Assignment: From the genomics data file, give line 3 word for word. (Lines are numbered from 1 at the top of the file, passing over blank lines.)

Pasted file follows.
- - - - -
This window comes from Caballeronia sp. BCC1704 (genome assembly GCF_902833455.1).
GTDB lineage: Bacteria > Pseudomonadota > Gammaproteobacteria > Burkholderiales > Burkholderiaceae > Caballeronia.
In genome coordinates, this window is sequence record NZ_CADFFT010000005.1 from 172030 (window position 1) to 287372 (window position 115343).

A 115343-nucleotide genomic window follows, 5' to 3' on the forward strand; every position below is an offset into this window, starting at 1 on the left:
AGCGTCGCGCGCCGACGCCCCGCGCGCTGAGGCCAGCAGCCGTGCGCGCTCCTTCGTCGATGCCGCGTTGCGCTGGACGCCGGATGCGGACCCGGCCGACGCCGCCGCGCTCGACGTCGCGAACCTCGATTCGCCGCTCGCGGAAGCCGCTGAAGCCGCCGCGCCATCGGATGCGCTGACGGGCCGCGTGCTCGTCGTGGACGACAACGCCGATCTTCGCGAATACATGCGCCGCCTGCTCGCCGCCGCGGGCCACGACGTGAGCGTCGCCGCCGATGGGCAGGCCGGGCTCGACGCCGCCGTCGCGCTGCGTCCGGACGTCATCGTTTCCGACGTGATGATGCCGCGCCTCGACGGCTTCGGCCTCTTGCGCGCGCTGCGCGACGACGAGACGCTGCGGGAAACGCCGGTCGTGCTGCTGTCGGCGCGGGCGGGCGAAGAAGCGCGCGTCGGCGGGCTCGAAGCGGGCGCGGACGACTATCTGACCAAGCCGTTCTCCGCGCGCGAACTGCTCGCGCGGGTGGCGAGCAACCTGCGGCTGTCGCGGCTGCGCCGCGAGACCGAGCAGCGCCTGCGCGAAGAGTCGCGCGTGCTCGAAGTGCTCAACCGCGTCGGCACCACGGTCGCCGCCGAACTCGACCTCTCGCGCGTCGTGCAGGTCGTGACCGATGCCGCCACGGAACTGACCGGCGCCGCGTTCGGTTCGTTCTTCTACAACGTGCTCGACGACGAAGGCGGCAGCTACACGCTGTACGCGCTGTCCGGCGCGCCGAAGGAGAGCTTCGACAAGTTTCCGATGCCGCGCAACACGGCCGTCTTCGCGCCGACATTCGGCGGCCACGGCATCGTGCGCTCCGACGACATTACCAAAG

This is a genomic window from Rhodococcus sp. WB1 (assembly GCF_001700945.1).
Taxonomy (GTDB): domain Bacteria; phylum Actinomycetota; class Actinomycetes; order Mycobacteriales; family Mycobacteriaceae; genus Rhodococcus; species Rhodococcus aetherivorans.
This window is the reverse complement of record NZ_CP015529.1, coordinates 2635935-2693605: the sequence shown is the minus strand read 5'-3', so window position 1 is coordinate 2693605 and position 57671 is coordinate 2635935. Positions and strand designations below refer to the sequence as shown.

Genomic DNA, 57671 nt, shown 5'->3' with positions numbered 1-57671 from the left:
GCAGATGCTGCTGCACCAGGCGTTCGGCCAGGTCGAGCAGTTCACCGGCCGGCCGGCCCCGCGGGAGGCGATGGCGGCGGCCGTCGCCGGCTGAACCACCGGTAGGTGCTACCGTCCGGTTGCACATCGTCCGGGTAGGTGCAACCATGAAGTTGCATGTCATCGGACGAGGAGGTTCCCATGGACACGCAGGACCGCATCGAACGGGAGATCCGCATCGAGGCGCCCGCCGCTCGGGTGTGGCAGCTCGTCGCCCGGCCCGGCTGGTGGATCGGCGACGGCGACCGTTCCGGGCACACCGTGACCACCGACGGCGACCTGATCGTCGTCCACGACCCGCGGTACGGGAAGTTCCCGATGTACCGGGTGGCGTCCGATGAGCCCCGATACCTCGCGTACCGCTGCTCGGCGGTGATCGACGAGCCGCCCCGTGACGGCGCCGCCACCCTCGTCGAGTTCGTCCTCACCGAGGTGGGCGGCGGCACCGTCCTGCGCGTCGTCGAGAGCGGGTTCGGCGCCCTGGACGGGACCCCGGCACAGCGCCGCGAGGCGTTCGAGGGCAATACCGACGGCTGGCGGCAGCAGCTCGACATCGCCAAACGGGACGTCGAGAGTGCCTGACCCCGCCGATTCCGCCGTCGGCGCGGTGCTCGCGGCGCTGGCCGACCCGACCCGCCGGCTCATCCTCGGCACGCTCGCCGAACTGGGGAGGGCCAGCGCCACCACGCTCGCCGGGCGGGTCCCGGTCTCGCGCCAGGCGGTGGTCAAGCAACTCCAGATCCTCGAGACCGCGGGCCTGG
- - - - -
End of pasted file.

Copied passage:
In genome coordinates, this window is sequence record NZ_CADFFT010000005.1 from 172030 (window position 1) to 287372 (window position 115343).